Even as big data and analytics technology and platform have matured, there has been an increasing recognition that people and skills are just as important in winning with big data. And the essential human resource in big data just might be the business analyst.

The Role of a Big Data Business Analyst in a Big Data, Data-Driven Culture

What Big Data Analysts Do

If data scientists focus on exploration and discovery and executive sponsors create the vision around big data, business analysts do the critical work in between. They operationalize the use of big data within specific functions and processes, with a clear focus on performance trends and operational information. In other words, big data business analysts are primarily responsible for generating insights that convert the potential value of big data into real, tangible business value.

Typically, that means translating insights and patterns embedded in data assets into language the business can understand. On the leading edge, top big data analysts are seeking opportunities to apply predictive analytics to solve business issues.

Those fundamental responsibilities give big data business analysts a unique opportunity to engage and support functional leadership groups across the business to address challenges and opportunities:

  • Helping sales and marketing executives understand which products are the most profitable by region, season, customer type or other factor
  • Defining the optimal staffing plans for retailers during seasonal cycles
  • Tracking anomalies and outliers within financial and transactional data that might signal fraudulent activity
  • Refining metrics and standard reports to better serve the needs of executives seeking decision support
  • Conducting market research and tracking external trends relative to specific products, geographies and demographic segments

It is worth noting how much the role has changed. Big data analysts were once associated with specific technologies and the technical process of running SQL queries. Today, they translate requests for information into queries only when self-service tools can’t deliver what the business is looking for. To some extent, they sill serve as liaisons for IT teams and their business stakeholders, but they’re more likely to shape the discussion than take orders from one side to the other. As with so much else in business and technology, big data is fundamentally reshaping the role of the business analyst.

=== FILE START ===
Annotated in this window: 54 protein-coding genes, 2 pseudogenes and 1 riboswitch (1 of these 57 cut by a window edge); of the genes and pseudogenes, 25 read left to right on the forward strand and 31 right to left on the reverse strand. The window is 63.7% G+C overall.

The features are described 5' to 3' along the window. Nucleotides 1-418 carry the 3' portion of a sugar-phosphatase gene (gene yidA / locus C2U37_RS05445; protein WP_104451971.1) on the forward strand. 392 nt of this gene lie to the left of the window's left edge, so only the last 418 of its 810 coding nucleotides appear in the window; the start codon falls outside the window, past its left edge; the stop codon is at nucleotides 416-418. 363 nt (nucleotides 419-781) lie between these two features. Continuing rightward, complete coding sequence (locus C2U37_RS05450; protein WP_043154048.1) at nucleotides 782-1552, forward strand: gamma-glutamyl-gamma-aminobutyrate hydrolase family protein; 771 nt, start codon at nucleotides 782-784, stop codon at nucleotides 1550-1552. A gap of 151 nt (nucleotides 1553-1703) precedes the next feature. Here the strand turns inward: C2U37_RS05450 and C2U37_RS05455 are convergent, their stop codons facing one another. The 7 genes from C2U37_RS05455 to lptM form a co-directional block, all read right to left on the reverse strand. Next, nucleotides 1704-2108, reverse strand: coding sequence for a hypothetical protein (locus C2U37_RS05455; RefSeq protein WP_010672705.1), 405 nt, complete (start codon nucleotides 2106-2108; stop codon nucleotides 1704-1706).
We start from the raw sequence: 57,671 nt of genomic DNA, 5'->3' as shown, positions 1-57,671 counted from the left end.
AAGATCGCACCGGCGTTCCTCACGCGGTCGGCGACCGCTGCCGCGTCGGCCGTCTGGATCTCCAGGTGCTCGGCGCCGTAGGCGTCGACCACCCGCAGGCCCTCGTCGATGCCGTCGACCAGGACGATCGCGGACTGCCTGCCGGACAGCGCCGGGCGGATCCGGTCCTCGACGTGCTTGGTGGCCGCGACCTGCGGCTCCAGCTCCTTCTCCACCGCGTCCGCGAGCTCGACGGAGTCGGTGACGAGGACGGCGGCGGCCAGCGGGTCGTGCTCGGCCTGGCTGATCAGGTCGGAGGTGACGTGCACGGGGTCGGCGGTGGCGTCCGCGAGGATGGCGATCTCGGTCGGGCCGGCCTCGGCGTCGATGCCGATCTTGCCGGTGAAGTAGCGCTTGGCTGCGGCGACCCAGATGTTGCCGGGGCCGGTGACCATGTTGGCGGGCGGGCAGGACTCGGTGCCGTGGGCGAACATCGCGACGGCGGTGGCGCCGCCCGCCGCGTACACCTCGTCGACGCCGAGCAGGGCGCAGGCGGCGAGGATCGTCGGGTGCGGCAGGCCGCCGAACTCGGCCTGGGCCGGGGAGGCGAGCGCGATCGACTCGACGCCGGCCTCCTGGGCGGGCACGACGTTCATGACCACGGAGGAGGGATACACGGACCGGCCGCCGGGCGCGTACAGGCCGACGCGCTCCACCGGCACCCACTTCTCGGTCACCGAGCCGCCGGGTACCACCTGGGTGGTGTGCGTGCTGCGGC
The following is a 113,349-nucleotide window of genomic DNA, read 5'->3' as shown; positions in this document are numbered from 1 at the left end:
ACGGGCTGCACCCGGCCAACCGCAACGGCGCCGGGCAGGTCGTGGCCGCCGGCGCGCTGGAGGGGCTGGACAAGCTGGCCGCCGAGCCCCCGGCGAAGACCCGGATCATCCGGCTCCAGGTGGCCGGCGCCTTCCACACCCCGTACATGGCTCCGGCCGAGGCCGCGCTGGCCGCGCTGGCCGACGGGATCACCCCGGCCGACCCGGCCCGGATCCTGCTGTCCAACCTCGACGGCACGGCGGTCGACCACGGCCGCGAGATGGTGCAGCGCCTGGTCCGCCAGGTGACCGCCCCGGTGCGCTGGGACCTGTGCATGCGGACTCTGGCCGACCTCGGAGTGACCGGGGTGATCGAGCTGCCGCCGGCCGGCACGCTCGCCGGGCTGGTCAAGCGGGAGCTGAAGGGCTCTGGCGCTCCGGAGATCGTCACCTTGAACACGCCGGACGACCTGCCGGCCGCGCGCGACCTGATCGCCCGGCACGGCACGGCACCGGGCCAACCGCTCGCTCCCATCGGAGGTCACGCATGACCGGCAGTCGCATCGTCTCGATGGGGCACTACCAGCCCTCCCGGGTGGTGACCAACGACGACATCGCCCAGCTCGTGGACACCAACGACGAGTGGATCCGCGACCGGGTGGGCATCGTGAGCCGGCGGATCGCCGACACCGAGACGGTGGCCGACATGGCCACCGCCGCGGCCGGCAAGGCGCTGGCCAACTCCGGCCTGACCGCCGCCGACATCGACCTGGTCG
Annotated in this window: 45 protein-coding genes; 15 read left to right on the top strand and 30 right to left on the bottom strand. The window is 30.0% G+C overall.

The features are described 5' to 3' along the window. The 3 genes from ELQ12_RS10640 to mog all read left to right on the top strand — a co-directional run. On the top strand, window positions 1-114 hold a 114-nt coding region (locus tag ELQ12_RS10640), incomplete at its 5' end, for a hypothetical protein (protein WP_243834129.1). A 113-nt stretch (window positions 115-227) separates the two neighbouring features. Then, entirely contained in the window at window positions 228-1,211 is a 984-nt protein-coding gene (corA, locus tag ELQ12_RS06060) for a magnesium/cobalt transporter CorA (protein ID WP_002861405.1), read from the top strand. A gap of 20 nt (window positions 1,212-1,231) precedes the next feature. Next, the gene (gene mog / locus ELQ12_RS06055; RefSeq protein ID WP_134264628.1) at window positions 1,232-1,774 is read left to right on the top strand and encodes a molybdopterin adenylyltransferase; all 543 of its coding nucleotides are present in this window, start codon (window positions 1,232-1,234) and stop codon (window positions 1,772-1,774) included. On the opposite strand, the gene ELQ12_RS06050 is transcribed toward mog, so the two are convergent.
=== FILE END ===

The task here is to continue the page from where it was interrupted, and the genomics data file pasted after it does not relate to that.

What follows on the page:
Questions and Answers

Big data business analysts are paid to answer many different questions, but their work will also raise important questions:

  • What is happening now with specific operations?
  • Are the trends positive or negative? And why?
  • How can business processes, offers or marketing campaigns be adjusted to achieve better results?
  • Given past performance and current trends, what are the likely outcomes from different courses of actions?

What Business Analysts need to succeed

Today, the best big data business analysts are well rounded and are much more than numbers crunchers. Because they understand both the data and the business, they can see – and help others to see – how specific metrics fit within broader strategic contexts and relate to market megatrends. Generally speaking, they are self-sufficient types and solid communicators. They are often described as “bilingual” – able to speak fluently to both business leaders and IT teams.

From a technical standpoint, they need sufficient big data discovery capacity to work iteratively with all the data, not just information stored in a data warehouse. It is safe to say that getting more big data into the hands of business analysts generally leads to better results. That means the overall ecosystem or data architecture needs to be sufficiently integrated and unified.

What Business Analysts Need to Succeed

If big data is the lifeblood of many businesses today, then big data business analysts can be thought of as the heartbeat – that is, they help keep the data flowing so it can be used by other parts of the organizational body. That’s an important role, of course, but not the only one required for big data success. Executive sponsors, data scientists and big data marketing professionals are other critical components of a healthy approach to big data.